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Career profile Molders

Also known as Bed Laborer, Caster, Fabricator, Injection Molding Machine Operator, Machine Operator, Mold Mechanic, Molder, Molding Line Operator, Press Operator

Molders

Also known as Bed Laborer, Caster, Fabricator

Interests Profile
  • Realistic
  • Conventional
  • Investigative
Pay Range
$25,490 - $53,290 (annual)
Required Skills
  • Operations Monitoring
  • Reading Comprehension
  • Active Listening
Knowledge Areas
  • Production and Processing
  • Mechanical
  • Administration and Management
Core tasks
  • Construct or form molds for use in casting clay or plaster objects, using plaster, fiberglass, rubber, casting machines, patterns, or flasks.
  • Pour, pack, spread, or press plaster, concrete, or other materials into or around models or molds.
  • Read work orders or examine parts to determine parts or sections of products to be produced.
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What does a Molders do?

Molders mold, shape, form, cast, or carve products such as food products, figurines, tile, pipes, and candles consisting of clay, glass, plaster, concrete, stone, or combinations of materials.

What kind of tasks does a Molders perform regularly?

Molders are often responsible for overseeing or executing some or all of the following tasks:

  • Read work orders or examine parts to determine parts or sections of products to be produced.
  • Trim or remove excess material, using scrapers, knives, or band saws.

The above responsibilities are specific to Molders. More generally, Molders are involved in several broader types of activities:

Handling and Moving Objects
Using hands and arms in handling, installing, positioning, and moving materials, and manipulating things.
Performing General Physical Activities
Performing physical activities that require considerable use of your arms and legs and moving your whole body, such as climbing, lifting, balancing, walking, stooping, and handling materials.
Communicating with Supervisors, Peers, or Subordinates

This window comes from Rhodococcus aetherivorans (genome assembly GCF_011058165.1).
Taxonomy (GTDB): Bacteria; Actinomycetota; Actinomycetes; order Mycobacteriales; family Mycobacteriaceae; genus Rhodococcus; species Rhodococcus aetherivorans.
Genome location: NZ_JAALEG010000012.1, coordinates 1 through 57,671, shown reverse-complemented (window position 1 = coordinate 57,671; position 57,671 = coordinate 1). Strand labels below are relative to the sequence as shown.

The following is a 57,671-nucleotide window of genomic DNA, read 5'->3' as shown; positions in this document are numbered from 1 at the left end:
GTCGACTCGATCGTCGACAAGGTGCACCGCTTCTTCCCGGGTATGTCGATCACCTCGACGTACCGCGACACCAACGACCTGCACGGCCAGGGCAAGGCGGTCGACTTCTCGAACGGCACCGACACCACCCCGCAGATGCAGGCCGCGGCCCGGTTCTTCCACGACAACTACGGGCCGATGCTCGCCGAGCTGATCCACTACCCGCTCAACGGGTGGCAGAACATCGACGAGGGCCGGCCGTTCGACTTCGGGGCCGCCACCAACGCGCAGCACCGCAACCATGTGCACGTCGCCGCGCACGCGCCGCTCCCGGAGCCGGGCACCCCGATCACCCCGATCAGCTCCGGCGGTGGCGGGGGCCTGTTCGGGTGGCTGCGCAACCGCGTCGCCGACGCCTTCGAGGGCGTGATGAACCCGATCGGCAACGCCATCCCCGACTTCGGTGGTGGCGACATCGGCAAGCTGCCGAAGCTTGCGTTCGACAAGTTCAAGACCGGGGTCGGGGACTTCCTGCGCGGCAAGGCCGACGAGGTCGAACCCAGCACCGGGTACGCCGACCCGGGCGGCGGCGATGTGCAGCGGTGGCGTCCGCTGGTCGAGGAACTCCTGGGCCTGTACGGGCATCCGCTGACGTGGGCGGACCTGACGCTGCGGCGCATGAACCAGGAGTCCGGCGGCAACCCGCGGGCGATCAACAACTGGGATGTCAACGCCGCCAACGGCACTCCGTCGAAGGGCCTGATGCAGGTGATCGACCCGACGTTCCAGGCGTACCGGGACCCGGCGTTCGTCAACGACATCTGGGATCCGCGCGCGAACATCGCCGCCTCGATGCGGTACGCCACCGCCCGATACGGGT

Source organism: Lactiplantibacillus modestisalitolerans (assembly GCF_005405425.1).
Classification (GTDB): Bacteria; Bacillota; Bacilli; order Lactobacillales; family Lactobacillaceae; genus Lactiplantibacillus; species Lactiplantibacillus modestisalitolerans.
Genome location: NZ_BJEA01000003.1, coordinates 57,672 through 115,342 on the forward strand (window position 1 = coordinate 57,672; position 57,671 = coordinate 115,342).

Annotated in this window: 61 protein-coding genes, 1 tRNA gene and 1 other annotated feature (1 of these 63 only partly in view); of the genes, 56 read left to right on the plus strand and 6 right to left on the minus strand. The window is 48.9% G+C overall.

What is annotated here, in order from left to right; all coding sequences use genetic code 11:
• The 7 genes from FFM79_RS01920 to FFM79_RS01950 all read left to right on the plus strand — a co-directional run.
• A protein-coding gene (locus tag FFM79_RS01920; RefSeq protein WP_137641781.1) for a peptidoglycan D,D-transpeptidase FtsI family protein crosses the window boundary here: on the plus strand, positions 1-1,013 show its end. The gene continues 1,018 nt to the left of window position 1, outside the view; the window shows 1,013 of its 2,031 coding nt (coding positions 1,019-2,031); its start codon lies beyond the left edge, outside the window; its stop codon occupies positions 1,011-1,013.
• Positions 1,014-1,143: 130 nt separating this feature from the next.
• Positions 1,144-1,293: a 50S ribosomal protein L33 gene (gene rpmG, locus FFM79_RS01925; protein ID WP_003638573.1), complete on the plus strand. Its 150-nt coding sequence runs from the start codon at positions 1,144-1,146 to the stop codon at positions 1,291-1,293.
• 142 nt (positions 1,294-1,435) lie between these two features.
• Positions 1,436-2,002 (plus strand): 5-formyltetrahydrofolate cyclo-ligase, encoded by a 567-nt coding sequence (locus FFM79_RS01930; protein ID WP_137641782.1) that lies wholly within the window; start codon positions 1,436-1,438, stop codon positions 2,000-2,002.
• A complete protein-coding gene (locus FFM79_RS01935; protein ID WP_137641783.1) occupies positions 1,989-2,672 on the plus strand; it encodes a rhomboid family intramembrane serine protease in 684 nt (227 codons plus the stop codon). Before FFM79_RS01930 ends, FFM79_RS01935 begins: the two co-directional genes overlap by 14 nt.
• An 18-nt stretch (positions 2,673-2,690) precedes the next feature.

Providing information to supervisors, co-workers, and subordinates by telephone, in written form, e-mail, or in person.
Inspecting Equipment, Structures, or Materials
Inspecting equipment, structures, or materials to identify the cause of errors or other problems or defects.
Controlling Machines and Processes
Using either control mechanisms or direct physical activity to operate machines or processes (not including computers or vehicles).

What is a Molders salary?

The median salary for a Molders is $35,440, and the average salary is $37,370. Both the median and average roughly describe the middle of the Molders salary range, but the average is more easily affected by extremely high or low salaries.

Many Molders earn significantly more or less than the average, due to several factors. About 10% of Molders earn less than $25,490 per year, 25% earn less than $29,190, 75% earn less than $43,710, and 90% earn less than $53,290.

Between the years of 2020 and 2030, the number of Molders is expected to change by 15.1%, and there should be roughly 5,700 open positions for Molders every year.

Median annual salary
$35,440
Typical salary range
$25,490 - $53,290
Projected growth (2020 - 2030)
15.1%

What personality traits are common among Molders?

Interests

Career interests describe a person's preferences for different types of working environments and activities. When a person's interest match the demands of an occupation, people are usually more engaged and satisfied in that role.

Compared to most occupations, those who work as a Molders are usually higher in their Realistic interests.

Molders typically have very strong Realistic interests. Realistic occupations frequently involve work activities that include practical, hands-on problems and solutions. They often deal with plants, animals, and real-world materials like wood, tools, and machinery. Many of the occupations require working outside, and do not involve a lot of paperwork or working closely with others.

Values

People differ in their values, or what is most important to them for building job satisfaction and fulfillment.

Compared to most people, those working as a Molders tend to value Relationships, Support, and Independence.

Most importantly, Molders moderately value Relationships. Occupations that satisfy this work value allow employees to provide service to others and work with co-workers in a friendly non-competitive environment.

Second, Molders moderately value Support. Occupations that satisfy this work value offer supportive management that stands behind employees.

Lastly, Molders somewhat value Independence. Occupations that satisfy this work value allow employees to work on their own and make decisions.

Psychological Demands

Each occupation brings its own set of psychological demands, which describe the characteristics necessary to perform the job well.

In order to perform their job successfully, people who work as Molders must consistently demonstrate qualities such as attention to detail, dependability, and cooperation.

Below, you'll find a list of qualities typically required of Molders, ranked by importance:

Attention to Detail
Job requires being careful about detail and thorough in completing work tasks.
Dependability
Job requires being reliable, responsible, and dependable, and fulfilling obligations.